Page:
Perpignan (France) (AFP) - Several thousand people demonstrated Saturday in the southwestern French city of Perpignan to demand their Catalan heritage be spelt out after nationwide territorial reforms.
Organisers said as many as 10,000 people gathered -- police put the figure at some 7,800 people -- to demand their newly-merged region contain the words "Pays catalan" (Catalan land).
The new region merging Languedoc-Roussillon and Midi-Pyrenees is slated to be called Occitania following 2014 reforms shrinking the number of French regions from 22 to 13 in an administrative shake-up.
But, in a much smaller echo of the spat between Barcelona and Madrid across the border with Spain, where many Catalans support full independence, 450,000 or so French Catalans want to see their identity literally put on the map.
Many marchers wore badges urging "yes to Pays Catalan" badges as they converged on Perpignan's main Catalonia Square and waved a banners proclaiming "pride an honour to speak a language with a great history -- even if the Catalan tongue is spoken far more widely across the border.
Red- and yellow-striped Catalan flags fluttered in the capital of the Pyrenees-Orientales department as the protesters embarked on their rally a day ahead of Catalan national day, La Diada, marked on Sunday.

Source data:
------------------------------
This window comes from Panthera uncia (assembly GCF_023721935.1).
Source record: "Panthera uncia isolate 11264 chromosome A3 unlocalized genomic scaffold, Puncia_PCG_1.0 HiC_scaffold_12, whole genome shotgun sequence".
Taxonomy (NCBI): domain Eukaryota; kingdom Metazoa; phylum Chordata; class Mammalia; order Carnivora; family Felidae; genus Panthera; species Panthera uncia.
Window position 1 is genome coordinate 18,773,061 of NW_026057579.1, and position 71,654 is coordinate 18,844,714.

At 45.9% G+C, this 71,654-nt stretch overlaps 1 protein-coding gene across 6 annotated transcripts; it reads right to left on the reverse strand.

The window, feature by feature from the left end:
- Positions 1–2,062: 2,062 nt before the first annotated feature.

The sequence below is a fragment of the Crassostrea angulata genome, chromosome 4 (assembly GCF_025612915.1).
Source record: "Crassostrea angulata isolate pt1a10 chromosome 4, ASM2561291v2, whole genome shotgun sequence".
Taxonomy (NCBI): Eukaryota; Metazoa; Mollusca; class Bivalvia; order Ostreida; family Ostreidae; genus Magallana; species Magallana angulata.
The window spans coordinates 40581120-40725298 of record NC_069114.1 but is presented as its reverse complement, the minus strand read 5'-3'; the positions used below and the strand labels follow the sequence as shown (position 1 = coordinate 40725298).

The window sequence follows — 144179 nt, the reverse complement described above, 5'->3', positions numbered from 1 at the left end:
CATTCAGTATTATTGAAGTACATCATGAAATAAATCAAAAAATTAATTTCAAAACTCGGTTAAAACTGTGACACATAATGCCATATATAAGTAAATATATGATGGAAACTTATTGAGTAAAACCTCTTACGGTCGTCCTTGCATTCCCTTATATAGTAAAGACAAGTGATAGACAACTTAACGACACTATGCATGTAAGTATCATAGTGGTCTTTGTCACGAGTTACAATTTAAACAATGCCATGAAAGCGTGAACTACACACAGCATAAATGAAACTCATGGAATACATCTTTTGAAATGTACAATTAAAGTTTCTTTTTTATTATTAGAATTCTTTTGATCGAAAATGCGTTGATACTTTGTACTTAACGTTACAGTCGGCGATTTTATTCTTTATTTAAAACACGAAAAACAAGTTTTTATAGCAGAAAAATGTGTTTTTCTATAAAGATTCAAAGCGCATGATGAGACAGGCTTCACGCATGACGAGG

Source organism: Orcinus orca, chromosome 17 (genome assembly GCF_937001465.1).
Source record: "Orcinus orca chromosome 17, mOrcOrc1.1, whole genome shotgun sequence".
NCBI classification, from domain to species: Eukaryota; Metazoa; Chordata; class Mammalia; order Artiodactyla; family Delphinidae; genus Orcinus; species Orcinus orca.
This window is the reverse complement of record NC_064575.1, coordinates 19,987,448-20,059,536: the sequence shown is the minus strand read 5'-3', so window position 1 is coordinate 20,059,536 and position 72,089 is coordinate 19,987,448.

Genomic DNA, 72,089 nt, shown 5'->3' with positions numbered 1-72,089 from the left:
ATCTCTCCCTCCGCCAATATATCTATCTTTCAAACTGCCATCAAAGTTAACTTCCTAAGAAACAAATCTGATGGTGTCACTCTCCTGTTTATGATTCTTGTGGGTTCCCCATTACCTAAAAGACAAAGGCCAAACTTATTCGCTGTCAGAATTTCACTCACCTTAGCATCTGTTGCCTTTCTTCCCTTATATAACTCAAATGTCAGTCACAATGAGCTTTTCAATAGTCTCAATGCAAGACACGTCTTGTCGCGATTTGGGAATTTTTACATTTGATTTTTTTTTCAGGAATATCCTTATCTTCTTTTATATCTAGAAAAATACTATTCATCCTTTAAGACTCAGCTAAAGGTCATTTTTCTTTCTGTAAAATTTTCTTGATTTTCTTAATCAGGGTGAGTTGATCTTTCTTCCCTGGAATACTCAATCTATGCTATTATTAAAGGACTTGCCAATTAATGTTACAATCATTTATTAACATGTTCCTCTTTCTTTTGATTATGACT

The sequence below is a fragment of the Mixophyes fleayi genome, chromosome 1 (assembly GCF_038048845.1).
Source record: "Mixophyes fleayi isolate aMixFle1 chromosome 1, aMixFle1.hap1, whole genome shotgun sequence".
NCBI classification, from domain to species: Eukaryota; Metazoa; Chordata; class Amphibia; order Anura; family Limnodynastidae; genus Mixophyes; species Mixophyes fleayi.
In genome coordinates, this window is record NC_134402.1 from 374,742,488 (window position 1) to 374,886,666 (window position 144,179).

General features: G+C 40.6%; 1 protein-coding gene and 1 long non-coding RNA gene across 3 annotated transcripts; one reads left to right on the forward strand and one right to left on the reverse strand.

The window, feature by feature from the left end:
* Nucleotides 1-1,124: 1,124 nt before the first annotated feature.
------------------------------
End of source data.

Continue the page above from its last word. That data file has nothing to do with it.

June saw a plenum of regional councillors vote for Occitania with the added subtitle of "Pyrenees-Mediterranean.
"We are waiting for the decree to be signed before appealing to the council of state," said Joan Becat, spokesman for a pressure group urging the addition of Pays Catalan to the new region.
Some locals see the choice of Occitania as wide of the cultural mark. Some people in parts of southern France as well as Spain and Italy speak Occitan, a Romance language derived from Latin albeit not dissimilar to Catalan.
"Occitania is all well and good -- but we don't want to lose our identity," said one protester, Marie-Cecile, 22, amid a chorus of boos for regional chamber of commerce head Bernard Fourcade.
Marchers then sang Lluis Llach's L'Estaca (the stage, but figuratively meaning without freedom) - composed in 1968 to underscore Catalan opposition to then Spanish dictator General Franco.
Feelings of Catalan identity on the French side of the border traditionally run less strong than in Spain where tens of thousands of Catalans were set to protest on Sunday to demand a speeding up of their drive to break away from Madrid, which has gained momentum in recent years.
After winning a clear majority in Catalonia's regional parliament last year, secessionist parties approved a plan to achieve independence in mid-2017 but internal ideological differences have hampered progress.